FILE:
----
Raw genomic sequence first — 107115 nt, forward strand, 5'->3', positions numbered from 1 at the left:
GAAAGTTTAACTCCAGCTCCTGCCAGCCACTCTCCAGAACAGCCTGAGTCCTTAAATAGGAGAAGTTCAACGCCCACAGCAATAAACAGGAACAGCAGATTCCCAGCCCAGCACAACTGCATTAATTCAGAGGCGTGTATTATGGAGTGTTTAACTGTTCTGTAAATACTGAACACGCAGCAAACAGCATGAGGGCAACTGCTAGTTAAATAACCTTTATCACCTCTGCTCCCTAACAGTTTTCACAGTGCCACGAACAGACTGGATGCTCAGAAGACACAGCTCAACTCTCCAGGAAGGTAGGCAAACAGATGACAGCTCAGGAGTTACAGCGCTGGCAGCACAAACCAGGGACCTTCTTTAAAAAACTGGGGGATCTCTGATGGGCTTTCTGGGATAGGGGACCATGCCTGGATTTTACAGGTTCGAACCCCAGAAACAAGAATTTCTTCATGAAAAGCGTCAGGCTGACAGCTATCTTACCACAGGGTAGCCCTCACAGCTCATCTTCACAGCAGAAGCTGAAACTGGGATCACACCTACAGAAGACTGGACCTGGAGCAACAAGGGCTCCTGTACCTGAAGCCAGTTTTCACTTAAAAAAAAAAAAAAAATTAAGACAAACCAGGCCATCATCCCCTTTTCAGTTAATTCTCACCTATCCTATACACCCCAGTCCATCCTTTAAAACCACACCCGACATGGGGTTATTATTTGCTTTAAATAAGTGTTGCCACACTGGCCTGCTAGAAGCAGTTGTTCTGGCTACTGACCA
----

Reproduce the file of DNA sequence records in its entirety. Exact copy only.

Raw genomic sequence first — 107115 nt, forward strand, 5'->3', positions numbered from 1 at the left:
GAAAGTTTAACTCCAGCTCCTGCCAGCCACTCTCCAGAACAGCCTGAGTCCTTAAATAGGAGAAGTTCAACGCCCACAGCAATAAACAGGAACAGCAGATTCCCAGCCCAGCACAACTGCATTAATTCAGAGGCGTGTATTATGGAGTGTTTAACTGTTCTGTAAATACTGAACACGCAGCAAACAGCATGAGGGCAACTGCTAGTTAAATAACCTTTATCACCTCTGCTCCCTAACAGTTTTCACAGTGCCACGAACAGACTGGATGCTCAGAAGACACAGCTCAACTCTCCAGGAAGGTAGGCAAACAGATGACAGCTCAGGAGTTACAGCGCTGGCAGCACAAACCAGGGACCTTCTTTAAAAAACTGGGGGATCTCTGATGGGCTTTCTGGGATAGGGGACCATGCCTGGATTTTACAGGTTCGAACCCCAGAAACAAGAATTTCTTCATGAAAAGCGTCAGGCTGACAGCTATCTTACCACAGGGTAGCCCTCACAGCTCATCTTCACAGCAGAAGCTGAAACTGGGATCACACCTACAGAAGACTGGACCTGGAGCAACAAGGGCTCCTGTACCTGAAGCCAGTTTTCACTTAAAAAAAAAAAAAAAATTAAGACAAACCAGGCCATCATCCCCTTTTCAGTTAATTCTCACCTATCCTATACACCCCAGTCCATCCTTTAAAACCACACCCGACATGGGGTTATTATTTGCTTTAAATAAGTGTTGCCACACTGGCCTGCTAGAAGCAGTTGTTCTGGCTACTGACCA